Laurel Osterkamp: I’m a Survivor fan through and through. There have been seasons when I haven’t watched, but I still love the whole dynamic of who is going to get voted off. It fascinates me. I also really enjoy Project Runway because I love fashion.
CTW: If you had to compete or participate on a reality show of the past or present, which one would you choose and why?
LO: I would love to do Survivor, but I’d have to have a version of myself that doesn’t get dehydrated and sunburned so easily. I’d also have to magically become good at throwing things and being fast. If I could just adopt those qualities, I’d be applying for the show.
CTW: What would be your strategy for surviving until the end?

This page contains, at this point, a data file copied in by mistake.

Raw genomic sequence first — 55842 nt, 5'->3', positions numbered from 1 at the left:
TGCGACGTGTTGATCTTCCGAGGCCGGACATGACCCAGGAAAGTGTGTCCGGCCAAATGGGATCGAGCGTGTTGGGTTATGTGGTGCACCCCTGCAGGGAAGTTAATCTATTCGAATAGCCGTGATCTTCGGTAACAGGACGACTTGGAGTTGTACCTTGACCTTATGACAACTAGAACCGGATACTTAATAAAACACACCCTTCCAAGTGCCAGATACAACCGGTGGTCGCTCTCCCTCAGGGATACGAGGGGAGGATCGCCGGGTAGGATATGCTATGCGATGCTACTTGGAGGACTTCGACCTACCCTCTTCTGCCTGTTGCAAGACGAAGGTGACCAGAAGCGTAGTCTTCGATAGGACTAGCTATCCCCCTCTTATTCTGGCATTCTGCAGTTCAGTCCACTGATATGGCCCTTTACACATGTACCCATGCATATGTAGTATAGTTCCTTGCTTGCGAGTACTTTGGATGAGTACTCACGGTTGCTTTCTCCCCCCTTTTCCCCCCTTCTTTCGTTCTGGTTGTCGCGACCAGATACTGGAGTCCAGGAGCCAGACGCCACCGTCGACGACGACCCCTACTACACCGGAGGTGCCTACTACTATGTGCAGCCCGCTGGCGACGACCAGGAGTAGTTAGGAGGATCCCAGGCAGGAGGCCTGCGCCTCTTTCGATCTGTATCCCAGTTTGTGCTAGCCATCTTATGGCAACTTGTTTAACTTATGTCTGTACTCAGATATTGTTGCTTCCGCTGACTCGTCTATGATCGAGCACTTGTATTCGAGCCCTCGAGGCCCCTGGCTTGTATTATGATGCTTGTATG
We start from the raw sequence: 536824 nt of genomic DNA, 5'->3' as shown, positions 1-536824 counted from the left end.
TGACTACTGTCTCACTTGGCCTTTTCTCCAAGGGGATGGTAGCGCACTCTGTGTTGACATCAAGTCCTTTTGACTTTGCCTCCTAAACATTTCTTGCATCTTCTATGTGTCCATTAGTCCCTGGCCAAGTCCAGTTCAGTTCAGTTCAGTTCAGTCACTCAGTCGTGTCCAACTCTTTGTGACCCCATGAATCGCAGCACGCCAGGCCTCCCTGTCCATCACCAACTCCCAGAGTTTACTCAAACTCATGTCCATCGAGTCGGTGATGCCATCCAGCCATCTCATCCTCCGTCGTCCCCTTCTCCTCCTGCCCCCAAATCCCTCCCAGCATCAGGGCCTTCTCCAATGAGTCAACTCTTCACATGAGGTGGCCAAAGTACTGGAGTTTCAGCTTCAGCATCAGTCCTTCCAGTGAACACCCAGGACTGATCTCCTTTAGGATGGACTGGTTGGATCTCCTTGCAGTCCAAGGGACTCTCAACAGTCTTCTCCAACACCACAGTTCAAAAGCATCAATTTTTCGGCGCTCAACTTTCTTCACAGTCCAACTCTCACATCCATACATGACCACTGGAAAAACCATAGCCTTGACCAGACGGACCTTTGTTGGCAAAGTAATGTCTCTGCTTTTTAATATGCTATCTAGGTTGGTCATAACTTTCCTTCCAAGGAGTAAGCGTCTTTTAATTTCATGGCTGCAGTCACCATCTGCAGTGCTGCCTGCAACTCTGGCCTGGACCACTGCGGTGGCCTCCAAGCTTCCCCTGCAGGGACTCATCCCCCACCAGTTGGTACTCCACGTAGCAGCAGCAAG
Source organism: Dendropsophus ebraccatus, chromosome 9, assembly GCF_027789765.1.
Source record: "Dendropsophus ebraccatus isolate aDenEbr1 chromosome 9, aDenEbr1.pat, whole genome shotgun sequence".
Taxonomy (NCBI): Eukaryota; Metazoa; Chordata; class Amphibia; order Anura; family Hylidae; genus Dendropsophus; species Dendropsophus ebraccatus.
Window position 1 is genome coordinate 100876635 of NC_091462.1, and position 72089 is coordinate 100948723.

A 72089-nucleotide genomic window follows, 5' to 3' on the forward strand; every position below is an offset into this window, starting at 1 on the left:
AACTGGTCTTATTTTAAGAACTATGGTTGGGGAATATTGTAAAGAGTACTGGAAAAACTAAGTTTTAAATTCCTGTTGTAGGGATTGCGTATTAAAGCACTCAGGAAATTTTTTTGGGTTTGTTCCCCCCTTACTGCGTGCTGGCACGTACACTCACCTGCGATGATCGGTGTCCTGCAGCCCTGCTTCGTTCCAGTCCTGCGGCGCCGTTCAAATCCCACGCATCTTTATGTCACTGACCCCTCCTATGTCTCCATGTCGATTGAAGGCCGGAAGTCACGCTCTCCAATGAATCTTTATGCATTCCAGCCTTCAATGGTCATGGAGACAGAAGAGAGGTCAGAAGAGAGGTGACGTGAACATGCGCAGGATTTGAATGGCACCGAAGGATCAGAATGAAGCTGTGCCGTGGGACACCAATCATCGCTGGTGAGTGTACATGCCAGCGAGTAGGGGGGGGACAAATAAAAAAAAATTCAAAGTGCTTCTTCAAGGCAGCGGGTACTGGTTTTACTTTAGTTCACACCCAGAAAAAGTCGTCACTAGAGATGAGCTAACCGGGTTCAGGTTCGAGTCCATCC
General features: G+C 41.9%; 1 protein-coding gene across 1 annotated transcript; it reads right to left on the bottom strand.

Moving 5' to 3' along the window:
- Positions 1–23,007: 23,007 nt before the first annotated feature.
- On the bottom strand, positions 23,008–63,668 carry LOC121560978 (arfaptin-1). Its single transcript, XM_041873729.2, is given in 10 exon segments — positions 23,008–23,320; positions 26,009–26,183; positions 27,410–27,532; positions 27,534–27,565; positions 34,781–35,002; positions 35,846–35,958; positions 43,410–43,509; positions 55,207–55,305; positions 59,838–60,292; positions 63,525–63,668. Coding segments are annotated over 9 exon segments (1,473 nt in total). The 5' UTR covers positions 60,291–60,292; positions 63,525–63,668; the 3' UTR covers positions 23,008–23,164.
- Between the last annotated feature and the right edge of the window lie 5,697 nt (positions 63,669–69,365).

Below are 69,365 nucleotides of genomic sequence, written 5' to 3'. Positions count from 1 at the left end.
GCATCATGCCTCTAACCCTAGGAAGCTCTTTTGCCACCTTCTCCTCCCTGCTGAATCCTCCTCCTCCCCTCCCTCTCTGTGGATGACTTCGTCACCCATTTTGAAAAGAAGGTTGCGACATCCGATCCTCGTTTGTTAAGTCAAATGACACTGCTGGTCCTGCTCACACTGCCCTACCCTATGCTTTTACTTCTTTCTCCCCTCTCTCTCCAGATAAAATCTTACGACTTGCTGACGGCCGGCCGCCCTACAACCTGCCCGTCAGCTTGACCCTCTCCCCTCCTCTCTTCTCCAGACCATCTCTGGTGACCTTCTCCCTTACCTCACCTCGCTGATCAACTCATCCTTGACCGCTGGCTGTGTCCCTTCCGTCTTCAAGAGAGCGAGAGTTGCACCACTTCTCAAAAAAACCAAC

LO: I’d try to fly under the radar for as long as possible, and make lots of friends. It’s always the bossy, flashy people who get voted out first! I’d also try to make myself useful. Maybe I could contribute something valuable at camp, but I don’t know. It’s hard to predict what you’ll be good at.
CTW: Like the main character in this book, you also recently served on a federal jury. What was that like?
LO: It was quite the experience. Most of what I put in the book was true, like all the snacks we were given, the individual TV screens in front of our plush jury seats, and even the stretching breaks. And there was actually a moment when we all thought the judge had dozed off. The jurors were also based off my real-life jury members, but exaggerated.
CTW: I imagine it's hard to track everything both sides say. How did you keep your focus during the trial?